Kishanganj/Purnea (Bihar): Dularchand Mahto is a worried farmer in the maize and corn hub of Seemanchal region in Bihar, because he fears he may not get the right price for his maize crop yet again. He says that middlemen and traders exploit farmers and the lack of government support.
“We opted to grow maize in place of jute a few years ago, as it is a cash crop and high in demand, but thanks to middlemen, traders and government’s failure in fulfilling its promises, farmers like me are not getting any returns,” said Mahto, a small farmer living at Motihara village in Kishanganj district.
Mahto is one among thousands of maize-growing farmers who are unhappy in Seemanchal.
“Exactly five years ago, Modi during the election campaign had promised to provide the right MSP for maize crop. If the Modi government had fulfilled the promises it made to us, our condition today would have been better, but it has only gotten worse,” Mahto told Newsclick.
Seemanchal consists of Kishanganj, Araria, Purnea and Katihar districts, all of them poor and backward. As per government data, maize is grown on about 1,40,000 hectares. In the neighbouring region of Koshi, consisting of Madhepura, Saharsa and Supaul districts, maize is grown on about 60,000 hectares.
More than 17 lakh MT of maize is grown annually in Seemanchal and Koshi. Of this, more than 14 lakh MT is purchased by big traders and MNCs and sent outside while around 3 lakh MT is consumed locally.
According to state agriculture department officials, nearly 65 per cent of the total maize in Bihar is grown in Seemanchal and Koshi regions alone. “Maize is mainly grown in four Seemanchal districts. Most of the farm lands are full of green, standing maize crops along the national highways and state highways passing through these districts.”
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Bihar is India’s third largest producer of maize. The rabi-sown maize with higher yields has increasingly replaced winter wheat and paddy in large parts of the state over the past decade or so.
Though officially the maize price has risen from Rs 1,050 in 2015 to Rs 1,700 in 2018, but most maize-growing farmers continue getting less than the rate that was fixed by the government.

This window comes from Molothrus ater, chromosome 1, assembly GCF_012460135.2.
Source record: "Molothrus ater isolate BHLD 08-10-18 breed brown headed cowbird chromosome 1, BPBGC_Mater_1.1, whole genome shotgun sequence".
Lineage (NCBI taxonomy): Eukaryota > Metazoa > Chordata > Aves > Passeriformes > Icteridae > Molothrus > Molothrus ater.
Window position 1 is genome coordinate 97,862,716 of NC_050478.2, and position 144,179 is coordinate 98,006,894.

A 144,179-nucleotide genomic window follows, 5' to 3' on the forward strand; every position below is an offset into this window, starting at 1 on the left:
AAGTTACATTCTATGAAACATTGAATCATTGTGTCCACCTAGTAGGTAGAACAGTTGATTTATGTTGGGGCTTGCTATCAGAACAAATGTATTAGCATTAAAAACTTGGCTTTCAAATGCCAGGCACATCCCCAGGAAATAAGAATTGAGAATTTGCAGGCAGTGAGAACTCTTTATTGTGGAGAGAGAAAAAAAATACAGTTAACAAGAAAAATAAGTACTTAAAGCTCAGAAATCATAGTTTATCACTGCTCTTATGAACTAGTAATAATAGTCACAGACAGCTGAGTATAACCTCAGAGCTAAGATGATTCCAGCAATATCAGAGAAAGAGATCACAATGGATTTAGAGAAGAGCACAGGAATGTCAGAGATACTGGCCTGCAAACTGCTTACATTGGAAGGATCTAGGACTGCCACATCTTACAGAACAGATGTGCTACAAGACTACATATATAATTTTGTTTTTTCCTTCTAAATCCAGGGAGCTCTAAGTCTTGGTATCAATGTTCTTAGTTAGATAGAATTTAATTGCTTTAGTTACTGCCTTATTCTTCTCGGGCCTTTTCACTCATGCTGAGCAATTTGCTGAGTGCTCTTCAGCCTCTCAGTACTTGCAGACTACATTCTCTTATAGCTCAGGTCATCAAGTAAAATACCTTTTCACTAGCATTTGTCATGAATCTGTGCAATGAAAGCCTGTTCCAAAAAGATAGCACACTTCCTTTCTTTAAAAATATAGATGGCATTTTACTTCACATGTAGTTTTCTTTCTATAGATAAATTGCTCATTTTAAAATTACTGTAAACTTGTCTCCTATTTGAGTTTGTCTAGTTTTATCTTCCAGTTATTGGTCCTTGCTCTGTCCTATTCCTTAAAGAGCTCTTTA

Mahto’s sentiments are echoed by Mohd Akil, another marginal maize growing farmer in Dhumania village of the district.
“I got Rs 800 per quintal for maize last year because as a poor farmer we need money immediately after harvest, unlike big and rich farmers who have the facility to store their produce and get a good price later. Middlemen and local traders exploit us and the government hardly helps us,” said Akil.
There are farmers who got Rs 950 to Rs 1,000 to even Rs 1,050 per quintal for their maize.
Akil said Modi during his campaign in Seemanchal in 2014 had declared the region as a maize hub and had promised to help the farmers if his government came to power.
“Modi has been in power for 5 years, but he forgot about us. We are still struggling to get rid of the middlemen and traders and to get the right price.”
Sukhdeo Yadav, a maize grower in Chandragaon village under Baisi block of Purnea district, has a similar story to share.
“We are not getting the correct price for maize because middlemen and traders rule the roost here, they enjoy the fruit of our hard labour in growing the crop.”
He added, “We get hardly Rs 800 to 1,000 per quintal of maize. But middle men and traders sell maize at Rs 1,400 to 1,600 per quintal. It is they who earn the maximum profit from our maize.”
But a big farmer like Mirtunjay Bhardawaj, who owns 30 bighas of land in a village in Kishanganj, said he had no problem getting a good price for his maize.”
“I usually sell 3 to 4 months after harvest. But small and marginal farmers are forced to sell maize in distress.”
In Purnea’s Gulab Bagh grain market, the centre for selling of the maize or corn grown in Seemanchal, a big trader dealing with maize told Newsclick that farmers were growing maize as they can get money immediately, unlike with other crops, but they still end up earning less than what traders get.
“There is no doubt that they grow the maize while we make the money out of it by selling it to national and international companies.”
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Another maize trader at Gulag Bagh, Mohit Kumar, said most of the maize grown in Seemanchal was exported to Indonesia, Malaysia, Vietnam, etc.
“Top brand names including international traders have been purchasing maize from Seemanchal, as it is cheap and easily available.”
As these farmers of Seemanchal go for polling in the constituencies of Kishanganj, Purnea and Katihar on April 18 under the second phase of the elections (Bhagalpur and Banka seats are also going to polls), they will cast their vote with the Modi government’s unfulfilled promises in mind.